By Tim Blythe | 19 Jul 2016

The City of Sydney is set to consider The Central Sydney Planning Strategy, a significant package of planning and development reforms, at its Committee meetings this week.  

The long awaited policy proposes to deliver a resilient global city centre by setting a striking priority for employment growth in the city.  This will be achieved with a strong bias to commercial floor space, by limiting residential development and providing incentives for employment generating uses.

UPDATE:  Visit our Central Sydney Planning Strategy Update for the latest on this topic

It is our view that the proposed changes represent a substantial departure from the existing integrated mixed-use development models in Australia and signals a significant shift in product for owners, developers and financiers.

Here at Urbis, we have commenced analysis of the proposed strategy and its extensive range of supporting studies. It is our view that the proposed changes represent a substantial departure from the existing integrated mixed-use development models in Australia and signals a significant shift in product for owners, developers and financiers. 

The strategy is likely to be endorsed by council next week. The challenge for the property industry is to adapt to the new development landscape. Understanding the extent of the changes and their implications is crucial.  Now is the time for prospective developers, design professionals and planners to consider the new paradigms for site potential, planning requirements and building controls.

The strategy is underpinned by concepts to increase commercial activity, protect and enhance public spaces and heritage, improve city connectivity, promote sustainable buildings, and secure higher levels of amenity for city residents and users.

It will be implemented, in the short term, by amending local planning provisions, to introduce:

  • A maximum limit of 50% residential floor space in buildings over 55 metres in height. 

  • New floor space and height incentives for ‘commercial only’ buildings.

  • Taller buildings in parts of the city but with increased building separation, new setback criteria and larger site size controls.

  • More comprehensive sun access, view corridor and wind impact controls.

  • Stronger environmental sustainability and efficiency requirements, including 5 star NABERS ratings in commercial buildings and higher BASIX ratings in residential development with FSRs greater than 8:1.

  • New special character area controls and enhanced provisions for heritage buildings and street level design requirements.

  • Stronger design excellence provisions.

  • New affordable housing levies, to be phased in by 2018.

  • Potential value capture upgrades, based on a review of the development contributions plan.


One of the most significant opportunities will revolve around the increased height and FSR potential on proposed cluster sites.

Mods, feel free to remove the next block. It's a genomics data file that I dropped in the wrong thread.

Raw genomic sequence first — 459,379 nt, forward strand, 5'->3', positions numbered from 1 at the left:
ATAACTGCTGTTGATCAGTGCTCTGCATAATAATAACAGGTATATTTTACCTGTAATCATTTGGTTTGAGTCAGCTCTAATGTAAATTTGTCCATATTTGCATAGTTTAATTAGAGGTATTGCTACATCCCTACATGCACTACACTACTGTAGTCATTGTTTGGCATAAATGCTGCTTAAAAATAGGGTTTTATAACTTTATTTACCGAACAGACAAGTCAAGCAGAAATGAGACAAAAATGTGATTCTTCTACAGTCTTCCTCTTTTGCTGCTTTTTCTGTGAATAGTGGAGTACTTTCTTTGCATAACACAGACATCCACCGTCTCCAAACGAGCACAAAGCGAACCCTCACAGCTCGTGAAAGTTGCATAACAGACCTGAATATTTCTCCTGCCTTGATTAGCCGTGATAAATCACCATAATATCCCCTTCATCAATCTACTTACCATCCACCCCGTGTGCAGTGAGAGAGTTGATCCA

The city will also be seeking to increase its reach of planning control to include The Rocks, Darling Harbour and Central park, as well as review the thresholds for State Significant Development.

One of the most significant opportunities to come from the Central Sydney Strategy will revolve around the increased height and FSR opportunities on proposed cluster sites   However, the planning approach for these sites seems to largely fall under the proposed new draft Guideline to Preparing Site-Specific Planning Proposal Requests in Central Sydney.   That document is yet to be released but is proposed to be publicly exhibited with the Planning Proposal.  Urbis will keep you informed of its content and implications

Key locations for future higher density. Image Credit: City of Sydney's Central Sydney Planning Strategy p20

The expected timeline for introduction of new planning provisions is swift.  Once council endorses the strategy, a planning proposal will be forwarded to the Greater Sydney Commission with the public exhibition of documents potentially commencing in November 2016.  Any future development applications or planning proposals from that time will need to take the draft provisions into consideration.

The estimated timeframe for the completion of the Planning Proposal is expected to take up to a year. However the changes may need to be incorporated into development proposals as early as November 2016.

Urbis’ creative community of practice experts, working in the areas of planning, design and property economics, is undertaking a detailed examination of the reform package. Our aim is to guide you through the process and keep you alerted to further developments.  We look forward to working in collaboration with you, our clients, and the industry to help shape Central Sydney. 

For any related queries, please don’t hesitate to reach out to one of our planning and property experts below:

Tim Blythe View Profile
Murray Donaldson View Profile
Andrew Harvey View Profile
Stephen White View Profile
Clinton Ostwald View Profile
Stephen Davies View Profile